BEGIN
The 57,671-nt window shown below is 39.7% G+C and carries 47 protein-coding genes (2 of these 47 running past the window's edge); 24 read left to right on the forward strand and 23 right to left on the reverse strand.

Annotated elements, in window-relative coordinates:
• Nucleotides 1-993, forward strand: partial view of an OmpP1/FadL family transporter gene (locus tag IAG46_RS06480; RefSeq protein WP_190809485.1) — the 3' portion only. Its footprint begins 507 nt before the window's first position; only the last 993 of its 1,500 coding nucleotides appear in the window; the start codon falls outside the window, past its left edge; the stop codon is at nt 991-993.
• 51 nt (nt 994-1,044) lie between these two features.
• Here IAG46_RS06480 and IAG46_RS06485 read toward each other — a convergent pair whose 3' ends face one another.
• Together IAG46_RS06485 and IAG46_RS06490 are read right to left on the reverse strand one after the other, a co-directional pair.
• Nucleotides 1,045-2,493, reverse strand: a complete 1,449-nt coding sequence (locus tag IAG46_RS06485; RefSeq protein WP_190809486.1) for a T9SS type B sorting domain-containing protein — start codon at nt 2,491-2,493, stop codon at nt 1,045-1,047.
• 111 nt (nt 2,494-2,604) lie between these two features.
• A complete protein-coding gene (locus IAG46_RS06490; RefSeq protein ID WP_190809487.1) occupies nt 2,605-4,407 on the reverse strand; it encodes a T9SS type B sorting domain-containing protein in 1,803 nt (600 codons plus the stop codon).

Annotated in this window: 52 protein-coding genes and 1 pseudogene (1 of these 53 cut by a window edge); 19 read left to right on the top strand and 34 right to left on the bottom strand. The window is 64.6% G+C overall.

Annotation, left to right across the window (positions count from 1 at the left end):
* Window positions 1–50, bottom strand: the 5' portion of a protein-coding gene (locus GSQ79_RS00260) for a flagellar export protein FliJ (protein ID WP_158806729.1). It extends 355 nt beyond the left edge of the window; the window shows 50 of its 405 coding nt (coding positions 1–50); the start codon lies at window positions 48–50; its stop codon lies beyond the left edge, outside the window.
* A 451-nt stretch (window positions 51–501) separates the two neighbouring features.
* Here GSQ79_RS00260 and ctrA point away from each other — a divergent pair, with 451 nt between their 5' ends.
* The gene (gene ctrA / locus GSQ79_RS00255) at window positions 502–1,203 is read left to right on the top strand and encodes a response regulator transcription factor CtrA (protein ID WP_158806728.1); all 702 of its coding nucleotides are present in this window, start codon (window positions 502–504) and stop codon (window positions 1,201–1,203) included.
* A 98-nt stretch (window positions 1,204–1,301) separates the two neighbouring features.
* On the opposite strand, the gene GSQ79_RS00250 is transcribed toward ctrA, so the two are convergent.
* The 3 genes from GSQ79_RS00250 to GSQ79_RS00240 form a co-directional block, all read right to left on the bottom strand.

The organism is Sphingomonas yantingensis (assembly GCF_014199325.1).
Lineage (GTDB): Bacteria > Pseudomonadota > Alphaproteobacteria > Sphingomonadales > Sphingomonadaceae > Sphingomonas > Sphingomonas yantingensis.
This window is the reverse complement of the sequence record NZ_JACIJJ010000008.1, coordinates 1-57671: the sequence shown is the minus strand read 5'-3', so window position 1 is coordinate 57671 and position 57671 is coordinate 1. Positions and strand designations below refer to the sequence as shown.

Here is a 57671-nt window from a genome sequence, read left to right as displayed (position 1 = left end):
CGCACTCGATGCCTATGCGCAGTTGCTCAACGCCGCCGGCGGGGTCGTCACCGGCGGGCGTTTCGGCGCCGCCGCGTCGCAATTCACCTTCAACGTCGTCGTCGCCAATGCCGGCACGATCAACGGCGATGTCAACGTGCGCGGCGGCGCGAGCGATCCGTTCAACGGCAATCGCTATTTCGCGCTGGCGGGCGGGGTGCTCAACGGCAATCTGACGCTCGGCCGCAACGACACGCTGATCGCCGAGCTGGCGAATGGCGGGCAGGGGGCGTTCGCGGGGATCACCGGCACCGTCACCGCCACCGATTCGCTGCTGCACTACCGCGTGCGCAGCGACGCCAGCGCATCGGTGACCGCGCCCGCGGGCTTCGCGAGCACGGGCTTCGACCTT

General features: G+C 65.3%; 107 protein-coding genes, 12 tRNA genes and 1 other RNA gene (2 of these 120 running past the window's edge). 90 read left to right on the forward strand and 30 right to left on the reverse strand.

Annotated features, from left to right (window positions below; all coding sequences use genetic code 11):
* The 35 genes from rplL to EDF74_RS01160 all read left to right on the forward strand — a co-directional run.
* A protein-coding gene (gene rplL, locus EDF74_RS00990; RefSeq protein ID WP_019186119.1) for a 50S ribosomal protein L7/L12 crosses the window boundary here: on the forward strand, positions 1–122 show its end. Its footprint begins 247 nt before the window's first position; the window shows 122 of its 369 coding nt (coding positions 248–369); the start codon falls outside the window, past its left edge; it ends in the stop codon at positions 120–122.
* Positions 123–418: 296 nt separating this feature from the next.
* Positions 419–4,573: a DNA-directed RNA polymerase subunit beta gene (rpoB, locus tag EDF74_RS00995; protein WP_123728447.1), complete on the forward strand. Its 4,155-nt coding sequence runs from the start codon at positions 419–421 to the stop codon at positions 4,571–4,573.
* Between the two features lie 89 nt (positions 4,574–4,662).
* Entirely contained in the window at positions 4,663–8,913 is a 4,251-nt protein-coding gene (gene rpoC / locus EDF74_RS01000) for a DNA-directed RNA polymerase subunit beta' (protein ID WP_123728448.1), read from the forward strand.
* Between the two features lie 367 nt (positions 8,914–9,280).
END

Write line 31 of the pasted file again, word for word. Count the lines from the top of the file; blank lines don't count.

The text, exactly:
* Entirely contained in the window at positions 4,663–8,913 is a 4,251-nt protein-coding gene (gene rpoC / locus EDF74_RS01000) for a DNA-directed RNA polymerase subunit beta' (protein ID WP_123728448.1), read from the forward strand.